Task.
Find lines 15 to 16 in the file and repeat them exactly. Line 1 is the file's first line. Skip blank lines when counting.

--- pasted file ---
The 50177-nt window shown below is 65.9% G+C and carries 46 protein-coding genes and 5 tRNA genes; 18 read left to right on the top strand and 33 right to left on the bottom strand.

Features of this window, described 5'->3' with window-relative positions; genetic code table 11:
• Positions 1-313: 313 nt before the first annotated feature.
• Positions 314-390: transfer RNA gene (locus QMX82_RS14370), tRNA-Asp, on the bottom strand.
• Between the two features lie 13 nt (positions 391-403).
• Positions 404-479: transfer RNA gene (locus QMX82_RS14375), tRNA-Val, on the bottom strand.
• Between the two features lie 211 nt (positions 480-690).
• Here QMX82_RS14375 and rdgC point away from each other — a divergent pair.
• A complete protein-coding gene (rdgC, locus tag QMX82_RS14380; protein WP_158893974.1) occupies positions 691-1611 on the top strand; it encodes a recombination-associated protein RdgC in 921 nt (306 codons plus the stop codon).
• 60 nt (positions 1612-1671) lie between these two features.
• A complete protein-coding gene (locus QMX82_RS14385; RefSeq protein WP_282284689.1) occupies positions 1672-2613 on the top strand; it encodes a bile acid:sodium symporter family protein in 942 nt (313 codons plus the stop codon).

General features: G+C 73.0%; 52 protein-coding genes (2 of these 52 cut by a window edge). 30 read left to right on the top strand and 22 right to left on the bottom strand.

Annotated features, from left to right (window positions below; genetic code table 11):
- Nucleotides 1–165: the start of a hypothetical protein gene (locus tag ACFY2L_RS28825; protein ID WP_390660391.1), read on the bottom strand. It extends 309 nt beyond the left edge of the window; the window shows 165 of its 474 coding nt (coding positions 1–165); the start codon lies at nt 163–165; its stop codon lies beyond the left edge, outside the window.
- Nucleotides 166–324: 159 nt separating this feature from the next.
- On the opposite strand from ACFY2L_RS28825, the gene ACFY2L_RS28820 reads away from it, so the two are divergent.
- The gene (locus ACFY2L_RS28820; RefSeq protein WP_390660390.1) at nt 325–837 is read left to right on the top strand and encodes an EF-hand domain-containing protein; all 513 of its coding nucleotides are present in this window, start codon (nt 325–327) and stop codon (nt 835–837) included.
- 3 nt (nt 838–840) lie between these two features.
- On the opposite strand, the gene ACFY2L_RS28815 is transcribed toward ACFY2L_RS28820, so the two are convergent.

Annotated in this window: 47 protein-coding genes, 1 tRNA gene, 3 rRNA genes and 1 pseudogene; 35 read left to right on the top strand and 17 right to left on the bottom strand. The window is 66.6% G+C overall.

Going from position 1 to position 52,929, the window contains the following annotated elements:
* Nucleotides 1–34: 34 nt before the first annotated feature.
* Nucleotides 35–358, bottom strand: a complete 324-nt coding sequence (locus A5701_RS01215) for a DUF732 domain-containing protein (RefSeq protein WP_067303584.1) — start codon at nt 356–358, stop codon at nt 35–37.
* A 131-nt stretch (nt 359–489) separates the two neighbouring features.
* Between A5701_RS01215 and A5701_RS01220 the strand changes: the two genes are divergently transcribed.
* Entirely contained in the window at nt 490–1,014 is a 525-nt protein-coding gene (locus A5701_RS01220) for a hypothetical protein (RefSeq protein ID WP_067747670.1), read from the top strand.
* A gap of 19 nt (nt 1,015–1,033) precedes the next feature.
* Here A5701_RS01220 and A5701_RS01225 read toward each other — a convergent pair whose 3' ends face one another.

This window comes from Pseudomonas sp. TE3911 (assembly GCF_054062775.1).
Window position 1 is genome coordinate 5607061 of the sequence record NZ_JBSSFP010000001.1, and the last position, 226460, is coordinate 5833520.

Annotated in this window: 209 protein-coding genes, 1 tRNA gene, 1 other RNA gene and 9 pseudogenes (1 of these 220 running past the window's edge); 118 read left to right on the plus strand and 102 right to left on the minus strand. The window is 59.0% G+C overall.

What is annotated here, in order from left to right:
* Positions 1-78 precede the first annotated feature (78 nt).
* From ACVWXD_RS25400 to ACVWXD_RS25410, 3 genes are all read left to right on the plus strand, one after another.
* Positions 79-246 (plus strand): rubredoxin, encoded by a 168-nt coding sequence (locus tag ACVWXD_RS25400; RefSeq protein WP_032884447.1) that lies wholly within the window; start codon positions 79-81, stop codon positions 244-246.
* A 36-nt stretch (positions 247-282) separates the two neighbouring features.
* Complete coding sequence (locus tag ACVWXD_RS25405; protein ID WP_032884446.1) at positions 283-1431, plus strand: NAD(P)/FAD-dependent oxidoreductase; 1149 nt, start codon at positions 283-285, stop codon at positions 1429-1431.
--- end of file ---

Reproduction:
- Nucleotides 166–324: 159 nt separating this feature from the next.
- On the opposite strand from ACFY2L_RS28825, the gene ACFY2L_RS28820 reads away from it, so the two are divergent.